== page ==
American Opinion: Fentanyl crisis won’t be solved by indulging in violent fantasies of bombing Mexico
From the editorial:
Many Americans nowadays know someone who died of a fentanyl overdose. The drug is highly potent and is slipped in with other illegal substances. From 2016 to 2021, the number of people in California who have died due to fentanyl-related causes increased from 239 to nearly 6,000.
It’s natural that people are searching for solutions. One is Orange County Sheriff-Coroner Dan Barnes, whose job includes running an office that has to identify the victims of fentanyl-related poisonings and informing their grieving friends and relatives. Unfortunately, he’s reaching too far for an answer, calling for using the U.S. military against the Mexican drug cartels that bring the illicit fentanyl across the border.
In a letter, Barnes endorsed House Joint Resolution 18, by Republican Reps. Dan Crenshaw of Texas and Mike Waltz of Florida. “The drug cartels are flooding American communities with the deadly drug fentanyl and continue to destroy the lives of so many people on both sides of our Southern border,” Barnes wrote.
HJR 18 would “authorize the use of United States Armed Forces against those responsible for trafficking fentanyl or … carrying out other related activities that cause regional destabilization in the Western Hemisphere.”
That’s an open-ended invitation to endless military assaults in the whole hemisphere, including right here at home. While this makes for quite the publicity stunt for Reps. Crenshaw and Waltz, militaristic jingoism isn’t a serious plan for tackling a serious problem like the current drug overdose problem facing the nation. For one, U.S.-backed drug eradication efforts have gone on for decades. The U.S. military occupied Afghanistan. The result, by the time the U.S. exited that country? More opium production than before the U.S. invasion. Efforts in Colombia likewise failed to stop the massive drug trade, despite billions of dollars in U.S. expenditures.
“This plan overlooks the inconvenient fact that efforts to block the supply of illegal drugs, no matter how enthusiastically or violently pursued, have never had a substantial and lasting impact on the price or availability of these substances,” Jacob Sullum, a senior editor at the Los Angeles-based Reason magazine, told us. “Drug prohibition sows the seeds of its own defeat by enabling traffickers to earn a premium for undertaking the special risks involved in supplying an illegal product. Fentanyl magnifies that challenge because it is synthetic and highly potent, making it much easier to produce and smuggle.”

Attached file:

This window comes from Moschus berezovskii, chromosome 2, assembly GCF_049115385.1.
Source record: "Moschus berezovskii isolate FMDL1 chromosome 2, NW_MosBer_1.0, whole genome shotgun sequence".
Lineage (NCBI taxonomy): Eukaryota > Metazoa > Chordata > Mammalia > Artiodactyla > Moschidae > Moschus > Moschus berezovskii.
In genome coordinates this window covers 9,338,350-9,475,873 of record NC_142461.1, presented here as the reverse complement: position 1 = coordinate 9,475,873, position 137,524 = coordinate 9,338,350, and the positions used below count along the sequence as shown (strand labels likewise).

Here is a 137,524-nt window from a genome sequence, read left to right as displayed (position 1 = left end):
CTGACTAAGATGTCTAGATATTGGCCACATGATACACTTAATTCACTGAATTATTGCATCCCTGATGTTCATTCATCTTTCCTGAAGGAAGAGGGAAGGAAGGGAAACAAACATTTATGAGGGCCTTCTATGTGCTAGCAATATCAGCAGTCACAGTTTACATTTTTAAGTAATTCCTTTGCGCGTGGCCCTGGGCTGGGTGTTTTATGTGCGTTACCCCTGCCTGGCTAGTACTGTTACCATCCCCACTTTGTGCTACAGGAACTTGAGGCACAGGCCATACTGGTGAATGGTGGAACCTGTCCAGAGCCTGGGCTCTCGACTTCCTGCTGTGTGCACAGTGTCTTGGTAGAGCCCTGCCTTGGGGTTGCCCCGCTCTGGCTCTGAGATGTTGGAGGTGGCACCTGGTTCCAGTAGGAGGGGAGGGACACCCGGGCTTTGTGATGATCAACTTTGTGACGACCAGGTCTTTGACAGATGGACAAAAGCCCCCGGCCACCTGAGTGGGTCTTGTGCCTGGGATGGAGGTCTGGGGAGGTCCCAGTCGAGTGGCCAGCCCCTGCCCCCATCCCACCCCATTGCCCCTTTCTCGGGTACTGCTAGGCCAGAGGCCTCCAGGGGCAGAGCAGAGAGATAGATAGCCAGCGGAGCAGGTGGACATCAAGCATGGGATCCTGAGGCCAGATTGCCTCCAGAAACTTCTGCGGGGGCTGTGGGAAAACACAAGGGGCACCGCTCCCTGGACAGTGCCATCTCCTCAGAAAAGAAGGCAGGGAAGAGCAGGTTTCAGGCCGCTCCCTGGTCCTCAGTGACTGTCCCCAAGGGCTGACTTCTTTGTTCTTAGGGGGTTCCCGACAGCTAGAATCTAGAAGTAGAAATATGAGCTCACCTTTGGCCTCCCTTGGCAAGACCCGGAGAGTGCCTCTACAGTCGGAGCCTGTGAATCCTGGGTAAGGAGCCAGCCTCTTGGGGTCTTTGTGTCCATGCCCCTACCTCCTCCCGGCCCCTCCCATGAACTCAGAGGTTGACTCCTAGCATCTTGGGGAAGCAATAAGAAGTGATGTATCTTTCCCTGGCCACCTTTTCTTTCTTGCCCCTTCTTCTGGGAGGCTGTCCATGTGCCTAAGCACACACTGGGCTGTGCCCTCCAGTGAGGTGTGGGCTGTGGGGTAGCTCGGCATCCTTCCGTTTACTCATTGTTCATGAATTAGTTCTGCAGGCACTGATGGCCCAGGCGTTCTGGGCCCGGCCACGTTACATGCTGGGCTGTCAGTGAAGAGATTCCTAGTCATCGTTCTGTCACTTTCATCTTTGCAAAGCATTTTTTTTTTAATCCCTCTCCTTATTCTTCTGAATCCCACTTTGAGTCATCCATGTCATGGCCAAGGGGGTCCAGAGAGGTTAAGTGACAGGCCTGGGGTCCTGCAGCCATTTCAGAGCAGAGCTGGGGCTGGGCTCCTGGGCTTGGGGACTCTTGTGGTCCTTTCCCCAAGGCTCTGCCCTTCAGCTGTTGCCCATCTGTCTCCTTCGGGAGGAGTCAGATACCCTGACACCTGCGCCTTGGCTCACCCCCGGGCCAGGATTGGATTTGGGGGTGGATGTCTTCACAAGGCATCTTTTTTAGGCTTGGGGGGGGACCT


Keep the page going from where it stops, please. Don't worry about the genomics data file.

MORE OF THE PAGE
There’s also the fact that you can’t bomb away the drug problem. Drug addiction is a serious issue in the United States. Instead of indulging violent fantasies of bombing Mexico, policymakers should be looking at how to help those suffering drug problems.
As Sullum notes, the fentanyl crisis in part is due to the crackdown on legal painkillers in the last decade, forcing those in great pain onto the black market, where the substitutes “are much more dangerous because their potency is highly variable and unpredictable.” Arguably, the U.S. should consider loosening restrictions on prescribing legal painkillers to those in need.
Californians like Sheriff Barnes should support overdose prevention programs so addicts can use their drugs under medical supervision. That will help curtail overdose deaths and could provide a path to treatment for those who want it.
And finally, there should be a greater investment in addiction treatment, making it more easily, accessible especially to those caught up in the criminal justice system.
Let’s be smart about drug policy, not barbaric.
This American Opinion editorial is the view of the Orange County Register Editorial Board. Send feedback to: email@example.com.
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